What if your house became a “winter wonderland” in the worst possible way?
All of us count on our heaters to keep us warm during the coldest parts of the year. But if you have a heater blowing cold air, you end up with a home that’s just as cool inside as the weather outside.
Do you know how to diagnose the problem and even how to fix it? If you’d like to be prepared for the worst, keep reading to learn all about it!
Why Is My Heater Blowing Cold Air?
It’s human nature to expect a simple explanation for a major problem. But your HVAC system is very complicated. If your heater is blowing cold air, then there are multiple possible causes for the issue.
Don’t worry: we’ve outlined some of the most common causes of the problem below. We’ve also included our advice for what to do so you can “keep your cool” without turning into a popsicle!
When you’re trying to diagnose a problem, it’s important to start with the simplest potential causes. And that’s why you need to doublecheck things with your utility company.
One of the most common causes of cold air blowing is that your utility company has cut off the heat. This may happen if you forget to make a payment. Alternatively, they may have experienced a computer or clerical error that made them think you haven’t paid yet.
Either way, this is a problem you can fix by ringing up the company. First, have them verify that your payment is in good standing. Second, have them send a technician out to inspect what might have caused the problem.
In all likelihood, there was an issue with the connection to your home. When they fix the connection, you should be as good as new!
Now that you’ve ruled out your utility company, it’s time to check out another likely culprit: your thermostat. Let’s start by checking those settings.
You or someone else in your family may have accidentally changed a thermostat setting that is affecting the temperature. For example, it is easy to switch the “cool” setting on without realizing you have done so.
It’s also possible to simply adjust the temperature to a number you didn’t want. With smart thermostats, this can happen if you brush against a touchscreen or accidentally touch a setting on a smartphone app.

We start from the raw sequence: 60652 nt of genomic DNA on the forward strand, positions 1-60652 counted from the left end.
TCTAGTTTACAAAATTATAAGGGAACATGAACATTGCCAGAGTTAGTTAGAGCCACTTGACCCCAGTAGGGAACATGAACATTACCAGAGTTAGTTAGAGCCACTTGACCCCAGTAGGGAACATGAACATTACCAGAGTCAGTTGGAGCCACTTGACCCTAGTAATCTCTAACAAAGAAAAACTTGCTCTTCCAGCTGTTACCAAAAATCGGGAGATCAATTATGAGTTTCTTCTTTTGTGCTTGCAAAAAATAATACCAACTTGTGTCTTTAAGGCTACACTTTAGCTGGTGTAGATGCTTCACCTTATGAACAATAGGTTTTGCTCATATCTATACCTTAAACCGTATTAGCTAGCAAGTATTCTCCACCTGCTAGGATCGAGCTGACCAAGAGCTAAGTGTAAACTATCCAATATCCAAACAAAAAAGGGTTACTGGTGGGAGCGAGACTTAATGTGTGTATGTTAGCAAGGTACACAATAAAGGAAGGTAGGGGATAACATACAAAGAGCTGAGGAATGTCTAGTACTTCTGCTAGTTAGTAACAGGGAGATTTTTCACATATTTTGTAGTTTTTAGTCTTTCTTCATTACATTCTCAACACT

In rare cases, a malfunctioning thermostat may need to be entirely replaced. While this is always annoying, such a replacement is usually cheaper than fixing or replacing some major part of your HVAC system.
Fan Issues: More Thermostat Woes
We reviewed some of the common “human error” issues with the thermostat. Another very common error has to do with your fan.
Many people switch the fan to “off” on their thermostats during seasons such as summer. This may be because it is not really needed or simply because it’s so loud.
However, you will have problems if that continues into the colder seasons. Your HVAC system actually needs the fan to get the hot hair to where it’s going. Without that, you’re not going to feel anything when you turn the heater on.
As soon as the temperature drops for the season, switch the fan to “auto” so it can turn on as needed.
No More Pilot Light
Next up: depending on your home, you may have an issue with the pilot light. Whether this problem is even possible comes down to how old your house is.
The classic problem of the pilot light going out can affect your HVAC system quite dramatically. Without that light, you’re not going to get any heat!
However, the light typically only goes out in older homes. Newer homes often feature electronic pilot lights that cannot extinguish. So, if your home was built within the last decade or so, the pilot light is unlikely to be the cause of your problem.
A Clogged Filter
You’re probably discovering that major heating problems can often be caused by small problems. Here’s another example: you may be dealing with a clogged filter.
Many homeowners think of a clogged filter as an air conditioning problem. And it’s true that if the filters are dirty and clogged, you won’t get any cold air on a hot summer day.
But it works both ways: clogged filters also keep warm air from going through. So before you call a professional, try swapping the filter and seeing what kinds of results you get.
Have you ever wondered how your furnace knows whether to stay on or not? It all comes down to a special flame sensor. When the sensor detects hot air from the furnace, the sensor helps keep the hot air coming for as long as you need it.
If that sensor is dirty or malfunctioning, though, there can be a major issue. The air will basically go cold as soon as you turn the furnace on.
This is another “good news, bad news” kind of diagnosis. While any HVAC problem is annoying, fixing this issue is easier (and cheaper) than fixing most mechanical problems.
DIY or Call A Pro?
Speaking of fixing things, we’ve now come to the big question: should you try to fix these problems on your own or hire local professionals to get it done?
The honest answer is that it depends on what the problem is. It’s easy for most users to change an air filter or adjust the thermostat. But fixing a dirty or malfunctioning fan means performing delicate work on a gas burner, and that’s best left to professionals.
It’s also worth calling a pro if you can’t properly diagnose the problem. Because if you’re not sure what is causing the issue, any attempt to fix it can actually make things worse!
Now you know possible causes for your heater blowing cold air. But do you know the local pros who can give you a hand if you need it?
We specialize in keeping the Sunshine State warm even during the winter. To see how we can give your home back to you, come request a quote today!